What Causes It
Sun exposure, smoking, genetics, aging, skimping on produce and “good” fats, eating a diet high in saturated fat and refined carbohydrates, and other factors all conspire to erode collagen and elastin, the fibers that keep skin smooth, flexible, and firm.
When dermatologists checked the skin and diets of 453 people from Australia, Greece, and Sweden, they found that while a healthy diet can’t erase damage done by years of unprotected sunbathing or smoking, it can help. Here’s what to eat and what to avoid.
Have More of These
Water and tea
Fruit and vegetables
Nuts and nut butters
And Less of These
Cakes and pastries
Plus: 7 Anti-Aging Secrets
1. Put more fruits and vegetables on your plate.
When British researchers checked the diets and wrinkles of 4,025 middle-aged women, they found that vitamin C–rich foods reduced the risk of significant wrinkles by 36 percent. This antioxidant vitamin may protect skin by mopping up free radicals, the unstable oxygen molecules that damage collagen. Increasing your intake of vitamin C is as easy as having berries or a glass of orange juice at breakfast, red peppers and grapefruit at lunch, and broccoli at dinner. Other studies show that the more produce of all kinds you eat, the lower your odds of wrinkling. 36%: The reduction in your odds of developing deep wrinkles if you eat several servings of vitamin C–rich fruits and vegetables every day.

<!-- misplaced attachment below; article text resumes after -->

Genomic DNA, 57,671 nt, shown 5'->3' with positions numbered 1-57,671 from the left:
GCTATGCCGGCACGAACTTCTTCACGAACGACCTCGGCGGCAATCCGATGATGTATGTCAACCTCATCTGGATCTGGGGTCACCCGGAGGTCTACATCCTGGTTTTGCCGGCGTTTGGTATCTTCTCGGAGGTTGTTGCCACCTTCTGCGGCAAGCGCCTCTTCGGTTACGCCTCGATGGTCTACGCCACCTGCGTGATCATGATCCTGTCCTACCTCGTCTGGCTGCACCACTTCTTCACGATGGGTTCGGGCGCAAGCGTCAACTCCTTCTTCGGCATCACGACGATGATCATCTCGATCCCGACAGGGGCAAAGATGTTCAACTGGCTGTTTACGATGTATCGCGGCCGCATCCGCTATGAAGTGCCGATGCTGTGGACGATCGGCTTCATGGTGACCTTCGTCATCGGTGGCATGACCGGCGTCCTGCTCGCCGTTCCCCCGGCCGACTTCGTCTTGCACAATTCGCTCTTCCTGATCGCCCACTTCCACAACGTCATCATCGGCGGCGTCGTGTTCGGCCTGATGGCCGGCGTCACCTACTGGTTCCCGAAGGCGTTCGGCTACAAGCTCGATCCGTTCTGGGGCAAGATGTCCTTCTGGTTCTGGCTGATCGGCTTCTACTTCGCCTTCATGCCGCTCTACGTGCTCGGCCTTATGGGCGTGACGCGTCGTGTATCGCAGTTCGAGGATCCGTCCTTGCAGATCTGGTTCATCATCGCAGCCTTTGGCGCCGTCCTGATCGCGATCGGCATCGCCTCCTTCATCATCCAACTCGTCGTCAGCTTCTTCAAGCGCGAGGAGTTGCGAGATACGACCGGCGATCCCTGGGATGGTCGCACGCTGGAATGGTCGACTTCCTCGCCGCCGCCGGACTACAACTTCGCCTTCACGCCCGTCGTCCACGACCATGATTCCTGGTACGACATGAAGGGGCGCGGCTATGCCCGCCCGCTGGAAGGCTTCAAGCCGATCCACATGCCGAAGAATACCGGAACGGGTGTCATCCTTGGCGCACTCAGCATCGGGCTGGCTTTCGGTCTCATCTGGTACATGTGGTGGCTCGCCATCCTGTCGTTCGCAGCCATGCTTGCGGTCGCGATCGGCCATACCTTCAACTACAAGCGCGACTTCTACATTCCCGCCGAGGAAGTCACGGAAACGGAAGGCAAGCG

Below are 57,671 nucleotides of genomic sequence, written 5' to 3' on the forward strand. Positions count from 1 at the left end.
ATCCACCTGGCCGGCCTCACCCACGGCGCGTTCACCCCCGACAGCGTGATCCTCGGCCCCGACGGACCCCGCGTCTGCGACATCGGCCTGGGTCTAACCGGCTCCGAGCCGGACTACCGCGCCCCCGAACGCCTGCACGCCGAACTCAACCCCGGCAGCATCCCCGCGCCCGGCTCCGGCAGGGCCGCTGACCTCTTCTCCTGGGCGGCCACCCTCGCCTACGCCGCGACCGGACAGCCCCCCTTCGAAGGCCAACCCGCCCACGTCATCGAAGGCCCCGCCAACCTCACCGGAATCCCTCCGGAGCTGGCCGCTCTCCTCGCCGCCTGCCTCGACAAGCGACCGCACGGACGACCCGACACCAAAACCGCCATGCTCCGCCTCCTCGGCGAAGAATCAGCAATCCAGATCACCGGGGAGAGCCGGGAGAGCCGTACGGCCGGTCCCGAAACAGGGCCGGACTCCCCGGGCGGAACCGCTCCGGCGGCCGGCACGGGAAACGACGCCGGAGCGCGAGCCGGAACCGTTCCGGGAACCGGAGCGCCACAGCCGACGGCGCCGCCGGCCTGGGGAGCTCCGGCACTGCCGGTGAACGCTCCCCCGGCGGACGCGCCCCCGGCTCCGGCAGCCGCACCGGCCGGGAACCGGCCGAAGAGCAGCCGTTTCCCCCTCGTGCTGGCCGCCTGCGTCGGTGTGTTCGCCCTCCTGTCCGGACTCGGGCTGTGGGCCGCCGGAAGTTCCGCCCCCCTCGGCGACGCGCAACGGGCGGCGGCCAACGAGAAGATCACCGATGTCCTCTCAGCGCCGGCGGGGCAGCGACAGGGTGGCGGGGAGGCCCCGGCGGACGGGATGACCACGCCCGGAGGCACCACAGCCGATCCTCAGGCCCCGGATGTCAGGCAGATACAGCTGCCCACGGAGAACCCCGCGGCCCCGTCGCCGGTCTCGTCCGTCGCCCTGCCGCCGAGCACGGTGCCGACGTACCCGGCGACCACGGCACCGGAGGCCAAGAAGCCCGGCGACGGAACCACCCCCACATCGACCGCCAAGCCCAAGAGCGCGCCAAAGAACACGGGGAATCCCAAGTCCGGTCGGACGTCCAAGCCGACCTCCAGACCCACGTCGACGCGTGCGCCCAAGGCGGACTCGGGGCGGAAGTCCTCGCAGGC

2. Order salmon when you’re dining out.
This bumps up your intake of the good omega-3 fatty acids that the researchers found reduced the risk of old-looking skin by 25 percent. Walnuts, canola oil, fish-oil capsules, and flaxseed are also great sources.
3. Have a cup of sugar-free cocoa.
In one study, antioxidants called epicatechin and catechin in cocoa protected skin from sun damage and boosted circulation to skin cells.
4. Cut back on white bread and sugar.
Each 50-gram increase in your daily carbohydrate consumption (the amount in two eight-ounce soft drinks) increases your risk of wrinkles by 28 percent, according to the British study mentioned earlier. The link may be “advanced glycation end products,” molecules made from sugars and proteins that attack collagen as well as elastin, the stretchy protein that keeps skin looking firm.